Carlos O'Donell has posted comments on this change.

Change URL: https://gnutoolchain-gerrit.osci.io/r/c/glibc/+/444
......................................................................


Patch Set 1: Code-Review+2

(2 comments)

Looks good to me.

Reivewed-by: Carlos O'Donell <carlos@redhat.com>

| --- /dev/null
| +++ /COMMIT_MSG
| @@ -1,0 +1,12 @@ 
| +Parent:     177a3d48 (y2038: linux: Provide __clock_getres64 implementation)
| +Author:     Florian Weimer <fweimer@redhat.com>
| +AuthorDate: 2019-10-30 11:21:18 +0100
| +Commit:     Florian Weimer <fweimer@redhat.com>
| +CommitDate: 2019-10-30 11:21:18 +0100
| +
| +manual: Clarify strnlen, wcsnlen, strndup null termination behavior
| +
| +It is required that the inputs are arrays, as reading is not
| +guaranteed to stop on the first null byte.

PS1, Line 10:

OK. Agreed.

| +
| +Change-Id: Ia3e68bc2d4d7e967df141702fb2f600cbd4a6432
| --- manual/string.texi
| +++ manual/string.texi
| @@ -321,18 +321,22 @@ is more efficient and works even if @var{s} is not null-terminated so
|  long as @var{maxlen} does not exceed the size of @var{s}'s array.
|  
|  @smallexample
|  char string[32] = "hello, world";
|  strnlen (string, 32)
|      @result{} 12
|  strnlen (string, 5)
|      @result{} 5
|  @end smallexample
|  
| +Note that @var{s} must be an array of at least @var{maxlen} bytes.  It
| +is undefined to call @code{strnlen} on a shorter array, even if it is
| +known that the shorter array contains a null terminator.

PS1, Line 333:

OK. Agreed, you must have at least maxlen bytes, othewise it's
undefined. We might even create something that scans backwards for
NULL bytes knowing we have maxlen bytes.

| +
|  This function is a GNU extension and is declared in @file{string.h}.
|  @end deftypefun
|  
|  @deftypefun size_t wcsnlen (const wchar_t *@var{ws}, size_t @var{maxlen})
|  @standards{GNU, wchar.h}
|  @safety{@prelim{}@mtsafe{}@assafe{}@acsafe{}}
|  @code{wcsnlen} is the wide character equivalent to @code{strnlen}.  The
|  @var{maxlen} parameter specifies the maximum number of wide characters.
Simon Marchi (Code Review) Nov. 27, 2019, 7:14 p.m. UTC | #16
Florian Weimer has posted comments on this change.

Change URL: https://gnutoolchain-gerrit.osci.io/r/c/glibc/+/444
......................................................................


Patch Set 1: Code-Review-2

There has been objection to this on libc-alpha:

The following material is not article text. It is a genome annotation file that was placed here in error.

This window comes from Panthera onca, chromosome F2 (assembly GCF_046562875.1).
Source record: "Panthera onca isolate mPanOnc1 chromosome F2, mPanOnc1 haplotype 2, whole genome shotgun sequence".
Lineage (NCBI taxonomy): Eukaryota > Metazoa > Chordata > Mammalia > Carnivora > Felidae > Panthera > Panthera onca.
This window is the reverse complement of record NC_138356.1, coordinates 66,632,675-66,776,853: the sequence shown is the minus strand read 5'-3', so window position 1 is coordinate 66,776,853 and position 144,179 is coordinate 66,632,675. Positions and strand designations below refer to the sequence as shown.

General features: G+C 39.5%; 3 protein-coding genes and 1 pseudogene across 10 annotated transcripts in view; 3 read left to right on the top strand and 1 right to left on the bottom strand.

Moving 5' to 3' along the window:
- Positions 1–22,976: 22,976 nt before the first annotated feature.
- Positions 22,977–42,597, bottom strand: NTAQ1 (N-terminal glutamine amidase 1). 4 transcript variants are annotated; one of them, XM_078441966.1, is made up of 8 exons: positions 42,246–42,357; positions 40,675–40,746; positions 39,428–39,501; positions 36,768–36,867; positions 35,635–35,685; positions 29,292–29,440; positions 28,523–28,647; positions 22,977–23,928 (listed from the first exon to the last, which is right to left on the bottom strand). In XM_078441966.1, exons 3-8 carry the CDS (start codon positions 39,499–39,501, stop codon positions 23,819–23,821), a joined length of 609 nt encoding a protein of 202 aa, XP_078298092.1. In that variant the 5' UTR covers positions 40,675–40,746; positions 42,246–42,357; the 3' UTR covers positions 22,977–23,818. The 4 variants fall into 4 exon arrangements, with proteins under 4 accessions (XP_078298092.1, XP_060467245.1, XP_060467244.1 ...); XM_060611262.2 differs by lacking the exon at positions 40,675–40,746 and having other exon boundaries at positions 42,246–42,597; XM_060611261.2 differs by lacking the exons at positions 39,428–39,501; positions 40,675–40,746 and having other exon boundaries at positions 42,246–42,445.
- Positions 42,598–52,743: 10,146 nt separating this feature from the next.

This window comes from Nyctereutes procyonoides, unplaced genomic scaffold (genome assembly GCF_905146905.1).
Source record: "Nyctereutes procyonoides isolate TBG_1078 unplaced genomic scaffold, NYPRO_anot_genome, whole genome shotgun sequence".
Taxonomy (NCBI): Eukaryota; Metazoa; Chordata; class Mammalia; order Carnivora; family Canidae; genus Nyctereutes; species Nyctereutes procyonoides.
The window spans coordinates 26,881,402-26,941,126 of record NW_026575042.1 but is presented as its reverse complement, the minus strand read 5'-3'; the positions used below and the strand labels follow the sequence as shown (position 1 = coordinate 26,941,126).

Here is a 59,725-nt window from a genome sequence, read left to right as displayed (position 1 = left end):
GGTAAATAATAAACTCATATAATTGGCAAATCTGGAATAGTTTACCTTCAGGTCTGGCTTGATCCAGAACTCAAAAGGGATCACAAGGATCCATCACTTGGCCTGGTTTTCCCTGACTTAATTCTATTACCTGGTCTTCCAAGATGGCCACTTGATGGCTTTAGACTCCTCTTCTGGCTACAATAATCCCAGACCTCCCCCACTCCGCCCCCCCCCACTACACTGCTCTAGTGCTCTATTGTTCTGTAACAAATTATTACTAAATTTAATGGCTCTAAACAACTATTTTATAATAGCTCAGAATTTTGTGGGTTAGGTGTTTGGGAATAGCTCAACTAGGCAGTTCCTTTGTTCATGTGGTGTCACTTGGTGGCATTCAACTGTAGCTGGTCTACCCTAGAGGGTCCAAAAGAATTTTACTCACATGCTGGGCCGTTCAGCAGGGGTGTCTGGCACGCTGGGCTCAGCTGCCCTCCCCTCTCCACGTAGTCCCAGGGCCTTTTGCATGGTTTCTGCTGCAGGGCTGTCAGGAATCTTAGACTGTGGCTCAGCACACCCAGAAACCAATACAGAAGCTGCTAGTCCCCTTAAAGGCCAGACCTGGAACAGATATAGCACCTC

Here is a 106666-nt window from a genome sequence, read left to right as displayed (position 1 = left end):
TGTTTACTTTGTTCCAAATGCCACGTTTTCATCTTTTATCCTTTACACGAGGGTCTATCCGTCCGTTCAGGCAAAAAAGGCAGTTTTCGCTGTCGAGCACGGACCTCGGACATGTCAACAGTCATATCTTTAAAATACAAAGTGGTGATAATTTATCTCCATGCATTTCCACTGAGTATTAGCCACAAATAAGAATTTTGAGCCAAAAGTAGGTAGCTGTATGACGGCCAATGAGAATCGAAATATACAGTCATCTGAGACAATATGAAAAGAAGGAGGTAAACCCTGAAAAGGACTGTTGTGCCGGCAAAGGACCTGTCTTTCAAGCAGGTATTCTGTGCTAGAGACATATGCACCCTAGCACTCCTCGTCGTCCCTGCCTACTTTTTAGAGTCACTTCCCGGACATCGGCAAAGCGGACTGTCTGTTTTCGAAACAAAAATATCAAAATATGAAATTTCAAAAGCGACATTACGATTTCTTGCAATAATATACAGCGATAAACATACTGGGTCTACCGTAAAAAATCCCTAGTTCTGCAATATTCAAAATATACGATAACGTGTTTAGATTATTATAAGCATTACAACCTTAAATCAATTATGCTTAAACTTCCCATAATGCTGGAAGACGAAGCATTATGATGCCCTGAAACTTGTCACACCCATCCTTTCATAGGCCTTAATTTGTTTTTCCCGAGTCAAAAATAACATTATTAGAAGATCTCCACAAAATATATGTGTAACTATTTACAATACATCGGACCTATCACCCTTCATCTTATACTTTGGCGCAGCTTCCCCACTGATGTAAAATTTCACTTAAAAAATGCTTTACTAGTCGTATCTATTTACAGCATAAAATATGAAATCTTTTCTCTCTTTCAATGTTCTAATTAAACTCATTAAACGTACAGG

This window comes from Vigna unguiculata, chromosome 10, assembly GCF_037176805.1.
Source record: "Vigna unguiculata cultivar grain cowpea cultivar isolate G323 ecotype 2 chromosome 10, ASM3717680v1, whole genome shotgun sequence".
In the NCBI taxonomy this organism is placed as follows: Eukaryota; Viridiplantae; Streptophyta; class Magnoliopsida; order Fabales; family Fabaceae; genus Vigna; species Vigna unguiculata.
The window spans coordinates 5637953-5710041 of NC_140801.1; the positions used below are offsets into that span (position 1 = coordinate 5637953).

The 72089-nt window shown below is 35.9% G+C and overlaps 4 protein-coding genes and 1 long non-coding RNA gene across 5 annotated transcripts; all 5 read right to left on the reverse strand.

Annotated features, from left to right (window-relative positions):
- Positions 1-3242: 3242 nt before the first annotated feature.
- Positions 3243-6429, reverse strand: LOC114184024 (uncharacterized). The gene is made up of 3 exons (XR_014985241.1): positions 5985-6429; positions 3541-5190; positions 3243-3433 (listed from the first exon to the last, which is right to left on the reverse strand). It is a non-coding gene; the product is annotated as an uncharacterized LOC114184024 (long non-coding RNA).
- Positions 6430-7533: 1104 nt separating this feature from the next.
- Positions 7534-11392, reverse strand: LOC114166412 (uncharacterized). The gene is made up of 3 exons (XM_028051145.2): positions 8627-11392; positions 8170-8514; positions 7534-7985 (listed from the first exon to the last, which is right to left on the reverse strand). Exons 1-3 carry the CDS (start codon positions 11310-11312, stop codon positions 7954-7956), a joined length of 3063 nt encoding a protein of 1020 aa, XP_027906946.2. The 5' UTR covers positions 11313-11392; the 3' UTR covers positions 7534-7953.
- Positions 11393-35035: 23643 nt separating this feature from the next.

https://sourceware.org/ml/libc-alpha/2019-10/msg00939.html

I should have probably closed out this review.
Simon Marchi (Code Review) Nov. 27, 2019, 10:11 p.m. UTC | #17
Carlos O'Donell has abandoned this change. ( https://gnutoolchain-gerrit.osci.io/r/c/glibc/+/444 )

Change subject: manual: Clarify strnlen, wcsnlen, strndup null termination behavior
......................................................................


Abandoned

Dropping this change due to: https://sourceware.org/ml/libc-alpha/2019-10/msg00939.html
diff mbox

Patch

diff --git a/manual/string.texi b/manual/string.texi
index a1c58e5..ba8a588 100644
--- a/manual/string.texi
+++ b/manual/string.texi
@@ -328,6 +328,10 @@ 
     @result{} 5
 @end smallexample
 
+Note that @var{s} must be an array of at least @var{maxlen} bytes.  It
+is undefined to call @code{strnlen} on a shorter array, even if it is
+known that the shorter array contains a null terminator.
+
 This function is a GNU extension and is declared in @file{string.h}.
 @end deftypefun
 
@@ -336,6 +340,8 @@ 
 @safety{@prelim{}@mtsafe{}@assafe{}@acsafe{}}
 @code{wcsnlen} is the wide character equivalent to @code{strnlen}.  The
 @var{maxlen} parameter specifies the maximum number of wide characters.
+Similar to @code{strnlen}, @var{ws} must point to an array of at least
+@var{maxlen} wide characters.
 
 This function is a GNU extension and is declared in @file{wchar.h}.
 @end deftypefun
@@ -919,6 +925,10 @@ 
 copies just the first @var{size} bytes and adds a closing null byte.
 Otherwise all bytes are copied and the string is terminated.
 
+Note that @var{s} must be an array of at least @var{size} bytes.  It
+is undefined to call @code{strndup} on a shorter array, even if it is
+known that the shorter array contains a null terminator.
+
 This function differs from @code{strncpy} in that it always terminates
 the destination string.